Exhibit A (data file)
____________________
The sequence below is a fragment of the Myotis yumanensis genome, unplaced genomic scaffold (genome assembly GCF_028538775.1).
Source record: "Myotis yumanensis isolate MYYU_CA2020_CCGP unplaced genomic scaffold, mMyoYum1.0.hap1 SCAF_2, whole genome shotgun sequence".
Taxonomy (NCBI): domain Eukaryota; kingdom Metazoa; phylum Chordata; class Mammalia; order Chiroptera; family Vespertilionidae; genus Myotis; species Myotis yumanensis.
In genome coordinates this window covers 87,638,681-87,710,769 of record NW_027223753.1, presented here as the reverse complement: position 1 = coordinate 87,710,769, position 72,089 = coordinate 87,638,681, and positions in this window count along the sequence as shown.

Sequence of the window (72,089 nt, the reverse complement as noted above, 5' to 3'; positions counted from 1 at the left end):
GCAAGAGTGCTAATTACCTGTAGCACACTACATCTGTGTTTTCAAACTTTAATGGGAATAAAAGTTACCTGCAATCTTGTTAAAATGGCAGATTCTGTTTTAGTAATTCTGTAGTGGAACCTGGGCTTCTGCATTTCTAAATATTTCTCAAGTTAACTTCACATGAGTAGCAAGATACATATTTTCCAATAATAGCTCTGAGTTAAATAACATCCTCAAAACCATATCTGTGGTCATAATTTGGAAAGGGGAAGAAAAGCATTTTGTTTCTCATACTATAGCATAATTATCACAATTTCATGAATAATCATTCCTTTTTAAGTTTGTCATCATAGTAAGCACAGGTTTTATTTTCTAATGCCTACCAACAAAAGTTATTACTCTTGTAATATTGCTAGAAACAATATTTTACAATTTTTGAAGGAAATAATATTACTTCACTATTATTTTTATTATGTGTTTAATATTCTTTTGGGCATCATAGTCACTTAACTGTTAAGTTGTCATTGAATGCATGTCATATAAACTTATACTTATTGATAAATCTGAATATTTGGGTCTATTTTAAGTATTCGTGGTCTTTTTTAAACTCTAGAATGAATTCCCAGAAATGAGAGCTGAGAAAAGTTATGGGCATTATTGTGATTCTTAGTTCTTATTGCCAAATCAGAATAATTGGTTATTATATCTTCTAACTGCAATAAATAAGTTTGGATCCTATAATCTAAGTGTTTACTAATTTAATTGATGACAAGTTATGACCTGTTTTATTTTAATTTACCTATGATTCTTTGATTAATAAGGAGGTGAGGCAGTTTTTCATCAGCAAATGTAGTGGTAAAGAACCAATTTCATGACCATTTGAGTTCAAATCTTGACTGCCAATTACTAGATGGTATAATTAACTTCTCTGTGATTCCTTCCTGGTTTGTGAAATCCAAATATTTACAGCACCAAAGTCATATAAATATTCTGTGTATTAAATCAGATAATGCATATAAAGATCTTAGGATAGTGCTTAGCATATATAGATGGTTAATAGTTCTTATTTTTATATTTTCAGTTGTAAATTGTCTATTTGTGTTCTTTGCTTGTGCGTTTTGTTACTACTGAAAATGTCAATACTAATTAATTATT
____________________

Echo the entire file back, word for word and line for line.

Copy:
The sequence below is a fragment of the Myotis yumanensis genome, unplaced genomic scaffold (genome assembly GCF_028538775.1).
Source record: "Myotis yumanensis isolate MYYU_CA2020_CCGP unplaced genomic scaffold, mMyoYum1.0.hap1 SCAF_2, whole genome shotgun sequence".
Taxonomy (NCBI): domain Eukaryota; kingdom Metazoa; phylum Chordata; class Mammalia; order Chiroptera; family Vespertilionidae; genus Myotis; species Myotis yumanensis.
In genome coordinates this window covers 87,638,681-87,710,769 of record NW_027223753.1, presented here as the reverse complement: position 1 = coordinate 87,710,769, position 72,089 = coordinate 87,638,681, and positions in this window count along the sequence as shown.

Sequence of the window (72,089 nt, the reverse complement as noted above, 5' to 3'; positions counted from 1 at the left end):
GCAAGAGTGCTAATTACCTGTAGCACACTACATCTGTGTTTTCAAACTTTAATGGGAATAAAAGTTACCTGCAATCTTGTTAAAATGGCAGATTCTGTTTTAGTAATTCTGTAGTGGAACCTGGGCTTCTGCATTTCTAAATATTTCTCAAGTTAACTTCACATGAGTAGCAAGATACATATTTTCCAATAATAGCTCTGAGTTAAATAACATCCTCAAAACCATATCTGTGGTCATAATTTGGAAAGGGGAAGAAAAGCATTTTGTTTCTCATACTATAGCATAATTATCACAATTTCATGAATAATCATTCCTTTTTAAGTTTGTCATCATAGTAAGCACAGGTTTTATTTTCTAATGCCTACCAACAAAAGTTATTACTCTTGTAATATTGCTAGAAACAATATTTTACAATTTTTGAAGGAAATAATATTACTTCACTATTATTTTTATTATGTGTTTAATATTCTTTTGGGCATCATAGTCACTTAACTGTTAAGTTGTCATTGAATGCATGTCATATAAACTTATACTTATTGATAAATCTGAATATTTGGGTCTATTTTAAGTATTCGTGGTCTTTTTTAAACTCTAGAATGAATTCCCAGAAATGAGAGCTGAGAAAAGTTATGGGCATTATTGTGATTCTTAGTTCTTATTGCCAAATCAGAATAATTGGTTATTATATCTTCTAACTGCAATAAATAAGTTTGGATCCTATAATCTAAGTGTTTACTAATTTAATTGATGACAAGTTATGACCTGTTTTATTTTAATTTACCTATGATTCTTTGATTAATAAGGAGGTGAGGCAGTTTTTCATCAGCAAATGTAGTGGTAAAGAACCAATTTCATGACCATTTGAGTTCAAATCTTGACTGCCAATTACTAGATGGTATAATTAACTTCTCTGTGATTCCTTCCTGGTTTGTGAAATCCAAATATTTACAGCACCAAAGTCATATAAATATTCTGTGTATTAAATCAGATAATGCATATAAAGATCTTAGGATAGTGCTTAGCATATATAGATGGTTAATAGTTCTTATTTTTATATTTTCAGTTGTAAATTGTCTATTTGTGTTCTTTGCTTGTGCGTTTTGTTACTACTGAAAATGTCAATACTAATTAATTATT